New specimen of Archaeopteryx provides insights into the evolution of pennaceous feathers

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Discoveries of bird-like theropod dinosaurs and basal avialans in recent decades have helped to put the iconic ‘Urvogel’ Archaeopteryx1 into context2,3,4,5,6 and have yielded important new data on the origin and early evolution of feathers7. However, the biological context under which pennaceous feathers evolved is still debated. Here we describe a new specimen of Archaeopteryx with extensive feather preservation, not only on the wings and tail, but also on the body and legs. The new specimen shows that the entire body was covered in pennaceous feathers, and that the hindlimbs had long, symmetrical feathers along the tibiotarsus but short feathers on the tarsometatarsus. Furthermore, the wing plumage demonstrates that several recent interpretations8,9 are problematic. An analysis of the phylogenetic distribution of pennaceous feathers on the tail, hindlimb and arms of advanced maniraptorans and basal avialans strongly indicates that these structures evolved in a functional context other than flight, most probably in relation to display, as suggested by some previous studies10,11,12. Pennaceous feathers thus represented an exaptation and were later, in several lineages and following different patterns, recruited for aerodynamic functions. This indicates that the origin of flight in avialans was more complex than previously thought and might have involved several convergent achievements of aerial abilities.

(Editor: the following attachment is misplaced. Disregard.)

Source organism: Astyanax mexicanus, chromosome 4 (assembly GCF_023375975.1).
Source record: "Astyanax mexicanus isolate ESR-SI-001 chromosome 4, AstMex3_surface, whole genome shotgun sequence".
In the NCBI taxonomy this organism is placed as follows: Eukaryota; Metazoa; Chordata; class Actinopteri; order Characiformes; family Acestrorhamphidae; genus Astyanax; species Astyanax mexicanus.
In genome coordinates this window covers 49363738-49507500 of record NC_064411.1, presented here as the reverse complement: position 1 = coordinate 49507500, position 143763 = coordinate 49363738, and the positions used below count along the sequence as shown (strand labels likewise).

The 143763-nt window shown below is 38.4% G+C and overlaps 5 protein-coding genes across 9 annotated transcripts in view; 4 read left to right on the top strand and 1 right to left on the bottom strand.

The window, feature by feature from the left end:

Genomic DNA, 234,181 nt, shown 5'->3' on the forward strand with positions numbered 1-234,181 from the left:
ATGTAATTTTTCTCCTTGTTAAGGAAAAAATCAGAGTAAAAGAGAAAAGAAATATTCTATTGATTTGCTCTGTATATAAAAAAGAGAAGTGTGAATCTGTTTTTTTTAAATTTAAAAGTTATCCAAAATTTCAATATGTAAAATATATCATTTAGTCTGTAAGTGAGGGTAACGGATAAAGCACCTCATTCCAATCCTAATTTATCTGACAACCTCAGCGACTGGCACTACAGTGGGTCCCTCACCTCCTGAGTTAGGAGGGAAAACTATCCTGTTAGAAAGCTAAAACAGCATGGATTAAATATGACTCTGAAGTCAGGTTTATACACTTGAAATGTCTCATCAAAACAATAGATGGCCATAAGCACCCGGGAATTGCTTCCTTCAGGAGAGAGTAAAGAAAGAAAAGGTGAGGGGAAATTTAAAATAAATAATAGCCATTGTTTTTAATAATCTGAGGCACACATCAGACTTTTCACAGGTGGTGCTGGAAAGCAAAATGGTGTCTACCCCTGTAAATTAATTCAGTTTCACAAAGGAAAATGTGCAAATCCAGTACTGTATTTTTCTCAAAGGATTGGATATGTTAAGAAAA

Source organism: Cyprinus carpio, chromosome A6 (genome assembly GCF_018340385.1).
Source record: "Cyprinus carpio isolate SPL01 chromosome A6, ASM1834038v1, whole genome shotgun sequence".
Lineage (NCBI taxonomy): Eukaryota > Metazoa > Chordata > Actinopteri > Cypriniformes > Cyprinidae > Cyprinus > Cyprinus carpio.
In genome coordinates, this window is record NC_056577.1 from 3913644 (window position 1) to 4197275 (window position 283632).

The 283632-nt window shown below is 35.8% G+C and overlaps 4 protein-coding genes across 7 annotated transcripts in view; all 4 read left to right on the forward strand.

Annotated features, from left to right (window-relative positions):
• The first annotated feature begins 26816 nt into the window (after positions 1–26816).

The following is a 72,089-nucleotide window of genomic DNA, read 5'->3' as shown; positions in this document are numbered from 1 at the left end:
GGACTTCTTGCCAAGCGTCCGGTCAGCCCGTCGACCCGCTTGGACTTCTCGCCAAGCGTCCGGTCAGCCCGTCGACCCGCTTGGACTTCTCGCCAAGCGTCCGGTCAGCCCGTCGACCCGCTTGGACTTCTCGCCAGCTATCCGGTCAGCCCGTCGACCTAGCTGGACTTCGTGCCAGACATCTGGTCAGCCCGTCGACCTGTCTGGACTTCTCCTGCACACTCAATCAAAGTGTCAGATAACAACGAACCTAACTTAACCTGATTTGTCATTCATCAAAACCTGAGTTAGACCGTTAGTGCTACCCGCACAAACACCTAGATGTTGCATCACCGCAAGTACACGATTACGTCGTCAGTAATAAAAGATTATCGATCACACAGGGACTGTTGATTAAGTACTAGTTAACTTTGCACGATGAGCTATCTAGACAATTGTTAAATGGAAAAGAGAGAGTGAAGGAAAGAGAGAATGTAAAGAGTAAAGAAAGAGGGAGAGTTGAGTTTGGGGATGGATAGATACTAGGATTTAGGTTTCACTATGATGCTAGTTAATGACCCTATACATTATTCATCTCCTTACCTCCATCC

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We thank B. Pohl for making the specimen available for study, C. Keilmann and R. Albersdörfer for assistance, Xu X. for access to material, and R. Carney, G. Mayr and A. López-Arbarello for discussions. This study was supported by the Volkswagen Foundation under grant I/84 640 (to O.W.M.R.).

Author information


  1. Staatliche Naturwissenschaftliche Sammlungen Bayerns, Bayerische Staatssammlung für Paläontologie und Geologie, Richard-Wagner-Straße 10, 80333 Munich, Germany

    • Christian Foth
    •  & Oliver W. M. Rauhut
  2. Department of Earth and Environmental Sciences and GeoBioCenter, Ludwig-Maximilians-Universität München, Richard-Wagner-Straße 10, 80333 Munich, Germany

    • Christian Foth
    •  & Oliver W. M. Rauhut
  3. Tannenweg 16, 85134 Stammham, Germany

    • Helmut Tischlinger


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C.F. and O.W.M.R. designed the study, collected and analysed the data and wrote the paper; H.T. did all the photography and helped with discussions.

Competing interests

The authors declare no competing financial interests.

Corresponding author

Correspondence to Oliver W. M. Rauhut.

The data matrix for the phylogenetic analysis has been deposited in MorphoBank (http://www.morphobank.org) as project 1126.

Extended data

Supplementary information

PDF files

  1. 1.

    Supplementary Information

    This file contains Supplementary Text 1-6, Supplementary Tables 1-2, a list of Characters 1-356 and additional References.


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